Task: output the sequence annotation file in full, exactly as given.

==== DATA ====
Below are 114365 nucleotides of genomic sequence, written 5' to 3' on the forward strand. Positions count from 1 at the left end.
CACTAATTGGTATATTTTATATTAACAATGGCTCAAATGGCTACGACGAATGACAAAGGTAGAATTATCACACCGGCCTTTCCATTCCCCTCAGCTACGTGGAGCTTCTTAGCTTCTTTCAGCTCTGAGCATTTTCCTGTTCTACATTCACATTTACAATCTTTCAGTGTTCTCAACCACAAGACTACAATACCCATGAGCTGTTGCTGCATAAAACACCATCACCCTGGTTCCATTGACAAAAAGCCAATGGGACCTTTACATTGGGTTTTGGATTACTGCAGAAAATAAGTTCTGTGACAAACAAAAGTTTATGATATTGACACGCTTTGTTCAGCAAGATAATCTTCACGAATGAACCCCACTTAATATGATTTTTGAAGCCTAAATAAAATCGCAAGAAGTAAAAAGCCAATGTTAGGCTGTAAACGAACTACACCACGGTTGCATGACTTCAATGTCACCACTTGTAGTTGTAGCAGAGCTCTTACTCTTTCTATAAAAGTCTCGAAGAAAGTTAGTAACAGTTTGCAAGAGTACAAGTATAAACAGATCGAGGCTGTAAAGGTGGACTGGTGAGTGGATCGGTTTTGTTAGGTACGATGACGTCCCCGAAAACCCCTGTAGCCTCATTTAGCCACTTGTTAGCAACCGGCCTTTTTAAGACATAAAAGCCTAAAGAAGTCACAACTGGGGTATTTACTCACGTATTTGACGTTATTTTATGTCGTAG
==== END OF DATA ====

Below are 114365 nucleotides of genomic sequence, written 5' to 3' on the forward strand. Positions count from 1 at the left end.
CACTAATTGGTATATTTTATATTAACAATGGCTCAAATGGCTACGACGAATGACAAAGGTAGAATTATCACACCGGCCTTTCCATTCCCCTCAGCTACGTGGAGCTTCTTAGCTTCTTTCAGCTCTGAGCATTTTCCTGTTCTACATTCACATTTACAATCTTTCAGTGTTCTCAACCACAAGACTACAATACCCATGAGCTGTTGCTGCATAAAACACCATCACCCTGGTTCCATTGACAAAAAGCCAATGGGACCTTTACATTGGGTTTTGGATTACTGCAGAAAATAAGTTCTGTGACAAACAAAAGTTTATGATATTGACACGCTTTGTTCAGCAAGATAATCTTCACGAATGAACCCCACTTAATATGATTTTTGAAGCCTAAATAAAATCGCAAGAAGTAAAAAGCCAATGTTAGGCTGTAAACGAACTACACCACGGTTGCATGACTTCAATGTCACCACTTGTAGTTGTAGCAGAGCTCTTACTCTTTCTATAAAAGTCTCGAAGAAAGTTAGTAACAGTTTGCAAGAGTACAAGTATAAACAGATCGAGGCTGTAAAGGTGGACTGGTGAGTGGATCGGTTTTGTTAGGTACGATGACGTCCCCGAAAACCCCTGTAGCCTCATTTAGCCACTTGTTAGCAACCGGCCTTTTTAAGACATAAAAGCCTAAAGAAGTCACAACTGGGGTATTTACTCACGTATTTGACGTTATTTTATGTCGTAG